Fri
02
Jul

From the miscellaneous drawer

Have you ever traveled and not known in advance where you were going to eat or sleep that night?
Life is an adventure if you choose it. Traveling with friends or alone, we sometimes stayed in new, strange places without prior reservations.
That’s adventuring without care. It reinforces the feeling of freedom. On cruises or escorted trips this may not be possible. At least there’s some native human contact.
Traveling by bicycle in Canada as a young teenager, there were several challenges, one being speed and losing control on a curve, and crashing.
A train from Vienna to Rome by way of Cortina d’Ampezo allowed me to see talented friends at the Vienna Opera, friends of my brother’s in the ski and Olympic place of fun.
But I don’t recommend long bus rides. So little choice in any area but it was a way to get from California to Chicago.

Fri
25
Jun

Hook and Bullet Club

We spent a good part of last weekend in Babbitt for Peter Mitchell days and there’s one thing that kept coming back to me: How can we do this in Ely?
It’s amazing what Babbitt is able to pull off each year. Even without a carnival, this was one of their best years.
The list of events is impressive, starting with the Walleye Whamma fishing contest and continuing the next weekend with the main events.
They had kids races, a 5K run, a classic car show, live bands both nights, a rover radar run, free watermelon feed, sawdust pile giveaways and a whole bunch of tournaments (kickball, volleyball, bocce ball, holey boards, etc.).
The holey board thing cracks me up. It’s similar to the popular cornhole or bags game but you toss large washers instead. Must be the impact of the taconite mine not too far away.

Thu
17
Jun

Miscellaneous Musings by FunGirlDi

In recent years, home decorating has adopted a new habit that I personally don’t much care for. Paintings and photo art seem to have taken a back seat to wall signs with ornate, whimsical, calligraphed words like, “Family,” “Gather,” “Welcome,” etc.
Personally, I think the adage of a picture saying a thousand words stands true. When I have gone into model homes or boutiques, I chuckle when a plaque on the wall tells me to “Have a nice day,” or “Kiss the Cook.” I immediately think, “Stop telling me what to do.” Also, my secretarial training goes into overdrive as I automatically spellcheck the signs hanging on the walls.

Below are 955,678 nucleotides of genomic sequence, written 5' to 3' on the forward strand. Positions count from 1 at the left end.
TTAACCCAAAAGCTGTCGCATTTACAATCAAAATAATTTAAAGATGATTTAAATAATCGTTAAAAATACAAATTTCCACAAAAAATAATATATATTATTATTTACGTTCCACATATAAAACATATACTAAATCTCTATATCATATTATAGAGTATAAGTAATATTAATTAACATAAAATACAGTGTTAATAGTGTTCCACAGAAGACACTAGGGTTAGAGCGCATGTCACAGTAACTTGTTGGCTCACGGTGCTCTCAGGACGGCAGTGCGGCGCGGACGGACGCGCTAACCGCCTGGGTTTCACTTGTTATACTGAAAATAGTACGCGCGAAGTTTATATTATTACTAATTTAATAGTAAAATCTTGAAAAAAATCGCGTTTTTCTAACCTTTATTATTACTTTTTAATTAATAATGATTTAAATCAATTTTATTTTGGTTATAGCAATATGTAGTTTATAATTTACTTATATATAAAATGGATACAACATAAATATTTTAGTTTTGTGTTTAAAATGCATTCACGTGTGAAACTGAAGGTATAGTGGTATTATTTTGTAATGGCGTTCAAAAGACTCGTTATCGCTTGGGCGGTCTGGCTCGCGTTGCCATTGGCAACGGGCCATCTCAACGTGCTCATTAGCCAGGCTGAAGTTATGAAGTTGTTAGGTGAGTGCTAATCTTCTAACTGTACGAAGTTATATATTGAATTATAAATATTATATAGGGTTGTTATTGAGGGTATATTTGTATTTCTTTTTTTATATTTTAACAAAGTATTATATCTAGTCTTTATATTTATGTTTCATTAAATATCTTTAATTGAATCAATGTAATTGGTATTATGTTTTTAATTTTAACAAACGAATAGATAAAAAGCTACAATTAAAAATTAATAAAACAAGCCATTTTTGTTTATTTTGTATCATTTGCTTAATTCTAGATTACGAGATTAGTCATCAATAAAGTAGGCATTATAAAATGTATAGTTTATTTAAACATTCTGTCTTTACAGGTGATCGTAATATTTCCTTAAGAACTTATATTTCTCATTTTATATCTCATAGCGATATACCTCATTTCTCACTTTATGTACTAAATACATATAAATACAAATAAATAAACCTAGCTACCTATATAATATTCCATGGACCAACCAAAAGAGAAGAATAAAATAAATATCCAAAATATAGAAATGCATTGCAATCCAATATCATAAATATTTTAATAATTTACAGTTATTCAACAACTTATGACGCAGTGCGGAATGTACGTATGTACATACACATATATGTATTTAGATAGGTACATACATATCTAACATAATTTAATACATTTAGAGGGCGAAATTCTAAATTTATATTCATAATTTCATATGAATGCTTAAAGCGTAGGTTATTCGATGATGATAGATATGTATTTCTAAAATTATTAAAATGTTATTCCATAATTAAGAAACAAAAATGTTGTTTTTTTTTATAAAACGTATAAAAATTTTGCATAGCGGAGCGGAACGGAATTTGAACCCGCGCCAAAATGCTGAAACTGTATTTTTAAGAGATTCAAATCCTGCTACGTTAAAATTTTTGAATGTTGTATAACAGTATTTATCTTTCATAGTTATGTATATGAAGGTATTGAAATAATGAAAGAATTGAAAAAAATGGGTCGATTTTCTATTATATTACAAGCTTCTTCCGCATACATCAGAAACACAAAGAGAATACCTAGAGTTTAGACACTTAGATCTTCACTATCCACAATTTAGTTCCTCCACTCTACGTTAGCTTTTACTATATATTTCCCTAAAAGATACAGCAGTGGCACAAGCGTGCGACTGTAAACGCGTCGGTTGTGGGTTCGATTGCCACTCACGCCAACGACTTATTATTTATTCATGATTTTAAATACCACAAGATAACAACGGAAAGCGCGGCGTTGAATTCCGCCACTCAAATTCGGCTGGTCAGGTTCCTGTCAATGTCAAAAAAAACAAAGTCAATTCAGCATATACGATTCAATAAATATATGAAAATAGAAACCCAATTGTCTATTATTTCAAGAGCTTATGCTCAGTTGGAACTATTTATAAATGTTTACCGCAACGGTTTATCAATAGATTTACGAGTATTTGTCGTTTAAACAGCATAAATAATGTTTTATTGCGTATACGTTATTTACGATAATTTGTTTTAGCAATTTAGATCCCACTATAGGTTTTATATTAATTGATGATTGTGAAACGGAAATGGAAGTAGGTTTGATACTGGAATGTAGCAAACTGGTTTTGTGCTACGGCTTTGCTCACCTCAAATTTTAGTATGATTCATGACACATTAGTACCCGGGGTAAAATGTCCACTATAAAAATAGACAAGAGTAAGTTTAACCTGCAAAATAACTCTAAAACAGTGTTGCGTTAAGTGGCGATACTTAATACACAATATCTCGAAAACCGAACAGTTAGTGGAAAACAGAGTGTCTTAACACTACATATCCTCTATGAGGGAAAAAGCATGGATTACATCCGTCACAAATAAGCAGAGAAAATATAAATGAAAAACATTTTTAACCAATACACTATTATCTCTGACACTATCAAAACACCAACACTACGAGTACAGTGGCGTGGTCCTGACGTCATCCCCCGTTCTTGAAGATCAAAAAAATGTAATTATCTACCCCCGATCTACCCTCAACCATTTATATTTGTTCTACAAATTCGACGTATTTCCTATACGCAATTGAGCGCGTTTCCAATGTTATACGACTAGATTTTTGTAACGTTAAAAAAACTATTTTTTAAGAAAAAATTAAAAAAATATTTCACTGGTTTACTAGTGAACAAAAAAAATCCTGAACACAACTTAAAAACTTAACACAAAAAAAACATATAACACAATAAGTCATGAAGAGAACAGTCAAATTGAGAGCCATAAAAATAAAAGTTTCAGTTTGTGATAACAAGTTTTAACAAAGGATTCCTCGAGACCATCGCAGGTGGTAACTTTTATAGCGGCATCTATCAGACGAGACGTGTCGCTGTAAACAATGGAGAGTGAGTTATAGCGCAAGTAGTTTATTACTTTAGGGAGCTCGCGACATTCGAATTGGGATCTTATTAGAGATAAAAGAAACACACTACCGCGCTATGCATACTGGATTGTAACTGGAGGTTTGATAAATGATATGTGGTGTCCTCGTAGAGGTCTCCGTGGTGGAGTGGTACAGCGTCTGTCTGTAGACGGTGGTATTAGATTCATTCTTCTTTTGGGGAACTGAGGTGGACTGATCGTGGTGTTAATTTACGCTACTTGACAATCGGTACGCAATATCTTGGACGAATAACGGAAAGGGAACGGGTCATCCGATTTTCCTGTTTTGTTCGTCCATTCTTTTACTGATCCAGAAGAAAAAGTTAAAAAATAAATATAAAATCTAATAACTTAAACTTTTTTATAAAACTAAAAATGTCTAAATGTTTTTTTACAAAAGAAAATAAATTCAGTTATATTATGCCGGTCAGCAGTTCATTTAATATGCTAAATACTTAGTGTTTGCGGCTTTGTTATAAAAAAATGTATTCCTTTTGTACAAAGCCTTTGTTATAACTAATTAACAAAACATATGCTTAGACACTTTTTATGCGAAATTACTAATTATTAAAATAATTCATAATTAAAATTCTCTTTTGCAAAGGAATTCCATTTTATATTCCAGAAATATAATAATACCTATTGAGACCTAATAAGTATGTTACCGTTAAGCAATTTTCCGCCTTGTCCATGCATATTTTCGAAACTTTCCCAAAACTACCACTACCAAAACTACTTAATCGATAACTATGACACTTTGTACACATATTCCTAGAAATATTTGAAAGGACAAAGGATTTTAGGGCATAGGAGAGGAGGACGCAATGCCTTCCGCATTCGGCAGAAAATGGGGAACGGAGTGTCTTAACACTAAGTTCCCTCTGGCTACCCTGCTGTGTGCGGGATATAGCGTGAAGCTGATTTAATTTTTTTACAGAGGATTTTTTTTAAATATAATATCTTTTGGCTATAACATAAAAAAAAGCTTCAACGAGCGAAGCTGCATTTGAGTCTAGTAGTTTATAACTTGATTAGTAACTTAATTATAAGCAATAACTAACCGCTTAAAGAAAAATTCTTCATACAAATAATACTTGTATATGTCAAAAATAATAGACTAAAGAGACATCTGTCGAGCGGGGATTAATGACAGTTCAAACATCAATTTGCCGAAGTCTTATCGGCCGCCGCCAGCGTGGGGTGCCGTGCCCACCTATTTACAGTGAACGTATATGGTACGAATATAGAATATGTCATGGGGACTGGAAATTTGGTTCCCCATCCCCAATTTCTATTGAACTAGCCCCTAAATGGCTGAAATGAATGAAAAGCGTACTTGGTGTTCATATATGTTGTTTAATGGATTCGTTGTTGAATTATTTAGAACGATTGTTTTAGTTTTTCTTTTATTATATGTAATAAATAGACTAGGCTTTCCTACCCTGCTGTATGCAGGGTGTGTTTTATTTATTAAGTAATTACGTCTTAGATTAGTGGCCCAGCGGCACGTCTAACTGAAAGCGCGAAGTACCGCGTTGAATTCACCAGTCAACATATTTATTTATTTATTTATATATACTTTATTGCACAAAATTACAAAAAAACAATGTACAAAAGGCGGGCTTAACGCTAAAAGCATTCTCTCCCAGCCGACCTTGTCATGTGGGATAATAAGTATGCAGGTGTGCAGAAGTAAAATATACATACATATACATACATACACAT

Last year when the pandemic hit and everyone was on lockdown, there was a meme that popped up on Facebook made courtesy of a wall art sign. I thought it was one of the funniest posts I saw during a most stressful time in our world. I included a copy of it with this column.

Fri
04
Jun

From the miscellaneous drawer

As a house is being dissected and disemboweled, one finds many unmarked treasures. Where did they come from? Why was I keeping them?
If they were important enough to keep, why weren’t the photos identified with real names? If I was the one taking the picture, why did I scribble such lousy names on them?
“Sixth grade bums” doesn’t identify my best friends of the time.
Perhaps what stirred the pot of memory was being invited to my Thornton High School reunion. I’ve been to one previous reunion. Since there were over 5,000 kids in the school and over 1,000 in my class,
A lot of distancing was the norm. Aside from a few friends in my circle, the ones I enjoyed seeing the most at the reunion were the remnants of the grade school class. It had less that 30 kids and was integrated.
High school consisted of maybe 10 communities and breaches weren’t sought.
So I replied to the reunion booster that I would not be coming.

Fri
28
May

June may try to be warm but dry

The best paying job I ever had was janitor at the Voyageurs Visitor Center from May to September 1984. That gig paid $13.65 an hour. My current job didn’t match that until just a few years ago.
The Visitor Center (now the Wolf Center) also paid in fun. It was fun to keep an eye on the wood duck house they had on display out the observation window where people now watch wolves. The front of the house had been replaced by plexiglass so people could see the duck nest inside. But, some enterprising red squirrel took over the place and turned it into an apartment with a picture window.
One night, squirrely spent a good chunk of time sitting on top of the house while excitedly preening. Then it hopped down and bounced tail up into the forest as if it was heading to a hot date. It never came back. I hope it was off that night to move in with another squirrel rather than ending up dinner for a predator.